Price Elasticity of Demand Types of Elasticity A good way to remember the difference between the two “perfect” elasticities is: 9 of 31

Interpreting the Value of Elasticity Demand Elasticity Ed > 1 Elastic Ed < 1 Inelastic Unitary elastic The main determinant of demand elasticity is the availability of substitutes for the good in question. Ed = 1 Response to Magnitudes Price Changes of Change Responsive % QD > % P Unresponsive % QD < % P Proportional % QD = % P Substitutes Type of Available Elasticity Elastic Many Inelastic Few

Interpreting the Value of Elasticity u The price elasticity for water (0. 20) suggests that a 10% increase in the price of water would decrease the quantity demanded by only 2%. u The elasticity for specific brands of coffee (5. 6) suggests that a 10% increase in the price of a specific brand would decrease its quantity demanded by 56%. Estimated price elasticities of demand for selected products Product Price elasticity of demand Salt 0. 1 Water 0. 2 Coffee 0. 3 Cigarettes 0. 3 Shoes and footwear 0. 7 Housing 1. 0 Automobiles 1. 2 Foreign travel 1. 8 Restaurant meals 2. 3 Air travel 2. 4 Motion pictures 3. 7 Specific brands of coffee 5. 6

Computing the Price Elasticity of Demand Example: If the price of an ice cream cone increases from 2. 00 TL to 2. 20 TL and the amount you buy falls from 10 to 8 cones, then your elasticity of demand would be calculated as:

Computing Price Elasticity of Demand

Elasticity Along a Linear Demand Curve Price elasticity of demand decreases as we move downward along a linear demand curve u Demand is elastic on the upper part of the demand curve and inelastic on the lower part. Percentage increase Elasticity decrease in price in quantity Point r to point s 4/80 = 5% 2/10 = 20%/5% = 4. 0 Point t to point u 4/50 = 8% 2/25 = 8% 8%/8% = 1 2/40 = 5% 5%/20% = 0. 25 Point v to point w 4/20 = 20%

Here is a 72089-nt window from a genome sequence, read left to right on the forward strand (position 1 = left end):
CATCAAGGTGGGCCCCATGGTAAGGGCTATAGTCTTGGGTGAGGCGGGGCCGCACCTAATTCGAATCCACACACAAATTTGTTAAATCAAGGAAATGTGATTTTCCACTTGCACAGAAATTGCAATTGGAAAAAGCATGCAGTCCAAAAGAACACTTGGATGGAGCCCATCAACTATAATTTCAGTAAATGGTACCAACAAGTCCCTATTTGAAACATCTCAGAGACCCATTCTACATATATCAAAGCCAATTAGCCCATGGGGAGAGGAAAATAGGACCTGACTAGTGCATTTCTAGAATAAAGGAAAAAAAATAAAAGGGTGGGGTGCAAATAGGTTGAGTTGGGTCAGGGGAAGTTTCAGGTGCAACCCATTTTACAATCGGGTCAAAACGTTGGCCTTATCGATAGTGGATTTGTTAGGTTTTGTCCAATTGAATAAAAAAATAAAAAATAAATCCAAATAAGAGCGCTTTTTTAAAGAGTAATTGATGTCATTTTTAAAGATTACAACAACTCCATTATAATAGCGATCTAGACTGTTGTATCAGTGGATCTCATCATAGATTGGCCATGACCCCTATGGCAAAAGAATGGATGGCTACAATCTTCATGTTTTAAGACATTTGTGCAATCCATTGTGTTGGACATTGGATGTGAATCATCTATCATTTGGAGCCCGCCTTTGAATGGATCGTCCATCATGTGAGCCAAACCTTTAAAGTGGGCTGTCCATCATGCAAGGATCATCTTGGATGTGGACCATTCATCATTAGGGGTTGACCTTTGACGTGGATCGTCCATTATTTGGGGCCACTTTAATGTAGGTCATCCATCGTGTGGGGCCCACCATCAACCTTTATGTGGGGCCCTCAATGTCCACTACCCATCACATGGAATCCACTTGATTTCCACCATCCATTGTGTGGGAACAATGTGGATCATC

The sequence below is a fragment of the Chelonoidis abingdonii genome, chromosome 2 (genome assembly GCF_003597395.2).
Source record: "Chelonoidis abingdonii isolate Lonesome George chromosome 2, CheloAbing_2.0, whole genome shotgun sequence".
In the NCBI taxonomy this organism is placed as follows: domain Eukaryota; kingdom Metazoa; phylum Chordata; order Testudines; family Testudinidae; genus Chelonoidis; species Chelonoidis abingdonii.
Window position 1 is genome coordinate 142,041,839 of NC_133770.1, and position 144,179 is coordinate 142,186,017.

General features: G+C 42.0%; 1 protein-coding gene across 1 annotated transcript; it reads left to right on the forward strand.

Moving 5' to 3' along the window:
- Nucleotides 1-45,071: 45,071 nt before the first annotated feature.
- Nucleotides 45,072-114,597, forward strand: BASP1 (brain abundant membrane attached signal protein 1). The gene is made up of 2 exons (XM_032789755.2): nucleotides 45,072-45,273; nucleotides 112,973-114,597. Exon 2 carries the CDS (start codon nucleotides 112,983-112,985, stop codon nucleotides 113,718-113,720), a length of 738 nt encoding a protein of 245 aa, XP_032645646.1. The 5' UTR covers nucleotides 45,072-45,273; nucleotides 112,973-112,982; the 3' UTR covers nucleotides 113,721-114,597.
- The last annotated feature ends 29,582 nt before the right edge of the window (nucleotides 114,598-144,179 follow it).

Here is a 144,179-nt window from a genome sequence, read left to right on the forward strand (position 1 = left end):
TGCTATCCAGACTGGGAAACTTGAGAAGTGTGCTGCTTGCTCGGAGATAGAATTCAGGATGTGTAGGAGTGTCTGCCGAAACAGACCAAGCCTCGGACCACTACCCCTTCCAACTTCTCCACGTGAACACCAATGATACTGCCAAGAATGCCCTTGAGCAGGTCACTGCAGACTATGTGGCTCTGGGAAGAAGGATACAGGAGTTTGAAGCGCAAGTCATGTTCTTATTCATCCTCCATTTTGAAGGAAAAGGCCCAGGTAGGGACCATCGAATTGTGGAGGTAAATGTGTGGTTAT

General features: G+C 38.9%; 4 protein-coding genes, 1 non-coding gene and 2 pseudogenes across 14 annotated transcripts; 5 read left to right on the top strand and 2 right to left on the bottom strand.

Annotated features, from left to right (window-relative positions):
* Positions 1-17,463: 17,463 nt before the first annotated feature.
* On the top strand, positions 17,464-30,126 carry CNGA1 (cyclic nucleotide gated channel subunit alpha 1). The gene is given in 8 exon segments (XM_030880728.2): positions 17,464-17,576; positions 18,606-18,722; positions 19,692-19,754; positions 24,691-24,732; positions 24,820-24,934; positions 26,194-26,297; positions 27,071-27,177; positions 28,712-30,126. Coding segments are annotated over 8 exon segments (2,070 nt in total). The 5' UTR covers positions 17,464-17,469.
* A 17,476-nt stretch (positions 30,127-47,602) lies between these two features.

Calculating Elasticities Elasticity and Total Revenue In any market, P x Q is total revenue (TR) received by producers: TR = P x Q total revenue = price x quantity When price (P) declines, quantity demanded (QD) increases. The two factors, P and QD move in opposite directions: Effects of price changes on quantity demanded: 15 of 31

Calculating Elasticities Elasticity and Total Revenue Because total revenue is the product of P and Q, whether TR rises or falls in response to a price increase depends on which is bigger: the percentage increase in price or the percentage decrease in quantity demanded. Effects of price increase on a product with inelastic demand: If the percentage decline in quantity demanded following a price increase is larger than the percentage increase in price, total revenue will fall. Effects of price increase on a product with elastic demand: 16 of 31